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B.C. Physical Trauma Survivors Day: Kim’s Story

Read about Kimberly Ferraro, clinical nurse specialist at Emergency Care BC, as she shares her story of a traumatic injury experienced on an overseas holiday as well as lessons learned.
Kimberly Ferraro, clinical nurse specialist at Emergency Care BC
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​Kim Ferraro of Emergency Care BC (ECBC) shared her story of acquiring  serious physical injuries while on holiday.

​​​Warning: This article contains descriptions of a vehicle crash and physically traumatic injuries.

B.C. Physical Trauma Survivors Day, held annually on Oct. 17 each year, raises awareness of prevention, treatment and recovery from traumatic physical injuries.

As done in previous years, Trauma Services BC is sharing stories of survivors with their reflections on how they are glad they prevented a more serious outcome by taking preventative actions. Their experiences help raise awareness, inspire compassion and give an opportunity for survivors to thank their care team(s).

PHSA Communications recently connected with Kimberly Ferraro, clinical nurse specialist at Emergency Care BC, who told the story of a traumatic injury that she and a friend experienced on a holiday in 2019.

Can you tell us a bit about the incident where you acquired your traumatic injury? ​​

In January 2019, a friend and I had just landed in Belize for a vacation of a lifetime. After renting an SUV and loading it with our luggage, we began a long drive to Placencia. ​

 After around two hours, I felt tired but I didn’t think anything of it after the long flight, however my friend could not keep her eyes open. I know that I was awake and alert driving and then I rolled the window up. 

​Then, the only thing I recall is the airbag hitting my face, and then nothing else as I went unconscious.  

My friend recalled trees hitting the car but we left the road and went down an embankment – a distance of about 50 feet. The front of the vehicle was positioned on a rock ledge about four feet off the ground and the back had water halfway up the window.  Apparently, carbon monoxide had leaked into our vehicle and we lost consciousness.

​Within a few minutes, our doors were opened by locals who had witnessed the accident and they helped us out of the vehicle. With oxygen returning to the interior of the SUV, we regained consciousness. I could see the smoking airbag in front of me. I was extremely confused and had blood all over my face and could not understand why my arm would not work and I why I was in water. 

I injured my humerus (arm), fractured in four different places. It needed a plate and eleven pins to hold it. I also fractured my coccyx. We both had a large hematoma on our backsides and internal bleeding, as we were very bruised in the abdominal/pelvis area. My friend fractured her sacrum, sternum, and six ribs.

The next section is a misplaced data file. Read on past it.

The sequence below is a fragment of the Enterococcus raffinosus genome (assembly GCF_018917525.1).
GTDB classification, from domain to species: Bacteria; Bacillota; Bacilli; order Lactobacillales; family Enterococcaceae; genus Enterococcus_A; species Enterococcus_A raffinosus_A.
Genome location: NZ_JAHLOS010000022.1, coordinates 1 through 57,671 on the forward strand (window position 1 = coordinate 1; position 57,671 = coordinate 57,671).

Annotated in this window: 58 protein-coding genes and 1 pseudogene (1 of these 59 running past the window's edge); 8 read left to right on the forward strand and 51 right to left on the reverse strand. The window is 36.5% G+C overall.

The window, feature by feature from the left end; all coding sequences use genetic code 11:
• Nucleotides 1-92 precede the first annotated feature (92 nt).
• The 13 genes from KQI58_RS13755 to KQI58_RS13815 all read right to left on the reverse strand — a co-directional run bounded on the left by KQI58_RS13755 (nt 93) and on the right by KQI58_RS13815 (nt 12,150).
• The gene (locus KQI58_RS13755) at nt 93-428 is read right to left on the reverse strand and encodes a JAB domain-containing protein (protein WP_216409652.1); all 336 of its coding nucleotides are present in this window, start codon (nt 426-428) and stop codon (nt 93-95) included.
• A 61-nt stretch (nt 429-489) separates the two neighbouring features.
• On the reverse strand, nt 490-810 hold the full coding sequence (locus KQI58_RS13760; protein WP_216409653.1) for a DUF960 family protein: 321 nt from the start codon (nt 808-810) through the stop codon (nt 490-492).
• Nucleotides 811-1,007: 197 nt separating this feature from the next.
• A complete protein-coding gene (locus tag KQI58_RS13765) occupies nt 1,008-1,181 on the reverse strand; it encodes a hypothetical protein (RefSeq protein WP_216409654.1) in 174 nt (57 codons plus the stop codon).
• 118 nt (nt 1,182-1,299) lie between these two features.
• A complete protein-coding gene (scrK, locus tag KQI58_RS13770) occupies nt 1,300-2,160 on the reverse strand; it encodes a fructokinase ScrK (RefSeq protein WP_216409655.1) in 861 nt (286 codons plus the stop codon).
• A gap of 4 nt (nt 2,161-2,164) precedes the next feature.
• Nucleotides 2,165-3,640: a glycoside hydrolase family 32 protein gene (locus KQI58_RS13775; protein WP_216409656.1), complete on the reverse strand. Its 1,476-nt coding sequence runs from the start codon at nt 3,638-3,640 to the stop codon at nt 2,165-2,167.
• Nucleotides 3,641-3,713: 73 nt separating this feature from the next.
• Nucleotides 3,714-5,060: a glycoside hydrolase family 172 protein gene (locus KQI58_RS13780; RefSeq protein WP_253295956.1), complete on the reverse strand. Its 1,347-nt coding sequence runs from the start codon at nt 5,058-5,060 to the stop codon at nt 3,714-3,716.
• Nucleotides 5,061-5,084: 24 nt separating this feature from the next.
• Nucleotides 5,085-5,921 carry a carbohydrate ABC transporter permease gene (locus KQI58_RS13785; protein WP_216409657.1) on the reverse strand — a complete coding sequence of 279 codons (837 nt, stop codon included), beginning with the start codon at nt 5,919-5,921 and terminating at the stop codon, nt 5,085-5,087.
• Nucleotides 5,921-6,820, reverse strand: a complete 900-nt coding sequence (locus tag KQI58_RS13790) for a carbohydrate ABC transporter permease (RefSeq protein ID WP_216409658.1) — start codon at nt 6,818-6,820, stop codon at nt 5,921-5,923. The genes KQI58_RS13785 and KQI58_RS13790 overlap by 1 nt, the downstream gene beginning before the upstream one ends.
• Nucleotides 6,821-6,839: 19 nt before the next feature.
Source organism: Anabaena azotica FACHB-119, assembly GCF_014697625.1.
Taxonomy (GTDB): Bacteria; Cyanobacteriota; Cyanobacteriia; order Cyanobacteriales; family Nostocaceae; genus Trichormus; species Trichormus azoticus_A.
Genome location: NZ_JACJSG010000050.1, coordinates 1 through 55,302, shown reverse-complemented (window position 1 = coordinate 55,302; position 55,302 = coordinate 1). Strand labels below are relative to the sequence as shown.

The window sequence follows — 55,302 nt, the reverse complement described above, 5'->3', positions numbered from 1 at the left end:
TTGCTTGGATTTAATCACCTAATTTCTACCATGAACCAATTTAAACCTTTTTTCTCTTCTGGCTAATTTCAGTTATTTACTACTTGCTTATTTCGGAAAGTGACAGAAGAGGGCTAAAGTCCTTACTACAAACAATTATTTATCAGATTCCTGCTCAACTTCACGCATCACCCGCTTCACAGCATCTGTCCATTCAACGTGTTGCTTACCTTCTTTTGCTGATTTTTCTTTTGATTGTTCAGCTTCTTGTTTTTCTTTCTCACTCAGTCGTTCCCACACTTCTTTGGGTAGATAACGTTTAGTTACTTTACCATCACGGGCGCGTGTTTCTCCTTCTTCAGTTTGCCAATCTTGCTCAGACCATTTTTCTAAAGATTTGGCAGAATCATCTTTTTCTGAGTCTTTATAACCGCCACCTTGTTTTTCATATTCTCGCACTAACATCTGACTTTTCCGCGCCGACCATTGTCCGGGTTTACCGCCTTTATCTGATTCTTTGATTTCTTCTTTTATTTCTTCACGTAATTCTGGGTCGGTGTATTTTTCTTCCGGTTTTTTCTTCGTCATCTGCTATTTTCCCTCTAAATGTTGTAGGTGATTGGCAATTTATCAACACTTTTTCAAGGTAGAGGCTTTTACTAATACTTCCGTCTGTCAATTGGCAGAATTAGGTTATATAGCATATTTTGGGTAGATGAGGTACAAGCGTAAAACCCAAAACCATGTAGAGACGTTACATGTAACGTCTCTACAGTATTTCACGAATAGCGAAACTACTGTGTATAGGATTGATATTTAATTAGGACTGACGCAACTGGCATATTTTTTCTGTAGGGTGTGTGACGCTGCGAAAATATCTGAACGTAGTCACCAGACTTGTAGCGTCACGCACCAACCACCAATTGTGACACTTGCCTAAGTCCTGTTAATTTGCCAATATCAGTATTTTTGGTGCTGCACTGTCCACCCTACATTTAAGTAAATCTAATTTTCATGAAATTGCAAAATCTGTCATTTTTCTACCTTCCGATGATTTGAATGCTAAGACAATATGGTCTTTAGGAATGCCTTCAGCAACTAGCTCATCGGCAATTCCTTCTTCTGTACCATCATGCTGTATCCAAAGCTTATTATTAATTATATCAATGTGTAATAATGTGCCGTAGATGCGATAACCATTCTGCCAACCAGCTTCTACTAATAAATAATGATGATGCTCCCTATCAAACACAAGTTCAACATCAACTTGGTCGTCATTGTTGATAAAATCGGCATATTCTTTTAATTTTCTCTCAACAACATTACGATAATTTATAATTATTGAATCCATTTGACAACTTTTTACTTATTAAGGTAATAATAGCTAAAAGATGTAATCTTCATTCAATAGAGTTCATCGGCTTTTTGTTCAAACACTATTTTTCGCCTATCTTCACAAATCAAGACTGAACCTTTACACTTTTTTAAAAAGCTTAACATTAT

We were both grateful to be alive.

Can you give us a quick overview of your treatment and recovery from these physical injuries?

We were taken by ambulance to a nearby hospital for basic care. With both of us working in health care at home as nurses, we knew that the care available would be very different than what we were used to in Canada. Staff did their very best under difficult circumstances. ​

After being treated at the local hospital, we were then transferred to a private hospital. However, within 36 hours of the crash, we were back on Canadian soil and surrounded by loved ones.​

Newspaper clipping of Kim's story

Kim and her friend were later featured in a local newspaper article.

What kind of preventative actions did you take beforehand that helped to avoid a potentially worse outcome?​

Luckily, we had put our suitcases in the back of the car; after the crash, they were now just behind our seats, which had been crushed. Had they hit any higher, they would’ve hit us in the back of the head.​

I also suggest getting extra travel insurance. My insurance covered the injuries I sustained on the trip, but my girlfriend had to pay for the hospital visit, but was then reimbursed. Make sure you have a means to pay just in case something isn’t covered- she paid around $6,000 USD for one night in hospital and trauma services. She wouldn’t have received any care had she not had the ability to pay.

On a related note, when planning a trip to a different country, consider bringing along a portable carbon monoxide detector to use in rental vehicles or hotel rooms. 

Check off the disclaimer box on a rental vehicle contract. If we didn’t checkmark the box for $22 a day, then we would have been accountable to pay the third party who owned the vehicle, as it was actually subleased to a major rental company. 

I would also suggest accepting the medical assistance in getting home. We chose to drive ourselves to the airport and take a commercial flight home, and it was a PAINFUL couple of days to get back to Canada to one of our orthopedic surgeons! It probably was not the wisest but I was so grateful to see my own home emergency department and surgeon!

If others were present, what could they have done to assist you when you were injured? 

 I’d like to thank the locals who helped us out. They found us within a short time, called for an ambulance and were trying to keep us calm. 

They were very nice and helped us get safely up to the road, though I was carried up by my broken arm on a tarp! They kindly lined the embankment and put out their hands to help us up. ​

(With information sourced from The Whiteco​urt Press).

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SOURCE: B.C. Physical Trauma Survivors Day: Kim’s Story ( )
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